By using our website, you agree to the use of our cookies.
Recaps

The Blacklist “Madeline Pratt” 

Photo Credit: Virginia Sherwood/NBC
Photo Credit: Virginia Sherwood/NBC

Hello, poppets! Here we are, back after the Olympics. I hope you had a good time, just as I did, watching all those wonderful winter sports (hockey) and are now set to bundle up with our favourite shows. Allons-y!

This episode of The Blacklist, “Madeline Pratt,” is a little less violent and gross than previous offerings. In terms of The Blacklist, it’s practically lighthearted. ‘Lighthearted’ in that we don’t have any human traffickers to contend with and Red doesn’t suffocate anyone lakeside with the bag that held his deceased assistant’s ashes. Red likes orange sherbet in the middle of the night and gets acupuncture! Kooky.

Photo Credit: Virginia Sherwood/NBC
Photo Credit: Virginia Sherwood/NBC

It’s clear that Red and the titular super-thief Madeline Pratt (Jennifer Ehle, A Gifted Man) have a past, and one that’s been somewhat left unresolved. They’re still lovers, yet she holds a smouldering grudge. He stood her up in Florence who-knows-when and she can’t get over it so she sets him and Elizabeth up in the theft of a Russian icon from the Syrian embassy. God, Madeline, in the business you’re both in can’t you just put that in the ‘Loss’ column and move on with your life instead of getting all emotional and holding it over his head for freaking ever?

We also learn that Lizzie has a criminal bent of her own. Not only does her dad have a crooked past, but our Elizabeth can lift a cell-phone, slip out its SIM card, do a bump and relieve a guy’s ID card (and replace it, which is the harder part) and also do a simple card trick, making the ultrasound picture of the baby she and Tom had planned on adopting disappear between her fingers. Because that’s not heavily laden with symbolism. At all.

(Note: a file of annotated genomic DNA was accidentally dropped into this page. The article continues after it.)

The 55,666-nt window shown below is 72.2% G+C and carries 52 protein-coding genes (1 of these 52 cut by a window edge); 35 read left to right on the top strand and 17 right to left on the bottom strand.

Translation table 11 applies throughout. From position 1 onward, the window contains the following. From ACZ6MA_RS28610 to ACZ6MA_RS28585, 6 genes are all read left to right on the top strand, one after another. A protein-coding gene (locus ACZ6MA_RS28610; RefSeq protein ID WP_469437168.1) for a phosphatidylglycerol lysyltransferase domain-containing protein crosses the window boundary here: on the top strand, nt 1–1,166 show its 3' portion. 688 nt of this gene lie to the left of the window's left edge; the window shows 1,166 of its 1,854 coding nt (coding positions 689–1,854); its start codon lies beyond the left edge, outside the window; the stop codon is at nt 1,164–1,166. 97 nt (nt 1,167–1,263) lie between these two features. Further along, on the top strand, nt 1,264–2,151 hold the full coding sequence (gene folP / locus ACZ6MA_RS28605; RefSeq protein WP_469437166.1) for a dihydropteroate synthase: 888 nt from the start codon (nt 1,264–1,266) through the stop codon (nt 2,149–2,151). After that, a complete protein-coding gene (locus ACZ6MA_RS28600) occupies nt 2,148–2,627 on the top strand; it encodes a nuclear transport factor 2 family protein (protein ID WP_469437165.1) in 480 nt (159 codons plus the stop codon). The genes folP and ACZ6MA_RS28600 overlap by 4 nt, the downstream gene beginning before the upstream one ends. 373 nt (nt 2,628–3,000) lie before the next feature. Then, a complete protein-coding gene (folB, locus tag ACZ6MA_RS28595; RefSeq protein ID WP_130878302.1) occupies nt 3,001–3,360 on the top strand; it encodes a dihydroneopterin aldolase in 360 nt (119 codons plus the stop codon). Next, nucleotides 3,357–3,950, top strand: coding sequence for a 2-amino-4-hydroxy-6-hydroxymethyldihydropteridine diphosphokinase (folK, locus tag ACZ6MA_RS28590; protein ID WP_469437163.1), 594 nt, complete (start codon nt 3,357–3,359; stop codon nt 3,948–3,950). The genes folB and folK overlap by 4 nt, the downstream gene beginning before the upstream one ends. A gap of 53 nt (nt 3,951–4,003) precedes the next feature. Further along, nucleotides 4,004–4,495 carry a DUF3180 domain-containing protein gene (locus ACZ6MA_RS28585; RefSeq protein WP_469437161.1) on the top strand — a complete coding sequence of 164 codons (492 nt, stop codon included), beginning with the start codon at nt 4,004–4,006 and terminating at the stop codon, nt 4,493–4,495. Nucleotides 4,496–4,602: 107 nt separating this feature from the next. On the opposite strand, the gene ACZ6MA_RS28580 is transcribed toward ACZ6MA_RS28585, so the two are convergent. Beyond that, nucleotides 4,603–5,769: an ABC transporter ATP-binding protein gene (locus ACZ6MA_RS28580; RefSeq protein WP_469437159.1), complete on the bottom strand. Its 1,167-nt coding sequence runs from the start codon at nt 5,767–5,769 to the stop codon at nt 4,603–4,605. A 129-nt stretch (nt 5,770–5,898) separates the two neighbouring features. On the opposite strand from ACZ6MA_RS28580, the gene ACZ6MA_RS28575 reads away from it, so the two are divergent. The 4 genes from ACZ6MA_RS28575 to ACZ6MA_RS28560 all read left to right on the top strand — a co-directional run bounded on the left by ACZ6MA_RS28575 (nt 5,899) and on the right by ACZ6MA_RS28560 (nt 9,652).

Now, while this is most likely an attempt to make Elizabeth a more interesting figure to the viewer, because, God knows, right now she needs all the interesting she can get, and to have her have some intrigue or some mystery surround her would be great, this is not a success.

And that’s because it does not surprise me that Elizabeth has the skills of the lowest grifter, because I think it would be in the FBI’s best interest to teach their recruits the basic skills of the lowest grifter. Seriously, pick a pocket, guys. If you’re in charge of national security, I want to know you can lift my cell phone, at the very least, because then I know you can lift the cell phone of an actual bad guy. If you’re coming around my neighborhood for an investigation, and I have to teach you how to pick the lock to a suspect’s back door (I admit to nothing and this is not a legal document) then I’m doing your job better than you and that can only end in tears.

One thing we have learned in all our episodes of The Blacklist so far is to not trust anything that comes out of Reddington’s mouth. He is the ultimate liar. But for some reason, when he and Madeline were in the fake lock-up he schemed up, the story he told her, about Christmas, and running out of gas, having to leave his car on the side of the road, full of presents for his little family and then walking for miles in the snow, the snow that seemed to have been falling for days, upset at himself for ruining their Christmas, then being able to laugh at himself, knowing he would be the brunt of future jokes around future Christmas dinners, “Hey, remember when Dad ran out of gas?” Wanting to hear his daughter playing piano and coming home to blood, only blood. Seeing blood. Smelling blood. His little one’s tiny fingers as she died. For some reason, I don’t think he lied to her. For some reason, I think we learned a lot about Raymond Reddington.

The Blacklist airs Mondays at 10/9c on NBC.

Related posts

Leave a Reply

Required fields are marked *

This site uses Akismet to reduce spam. Learn how your comment data is processed.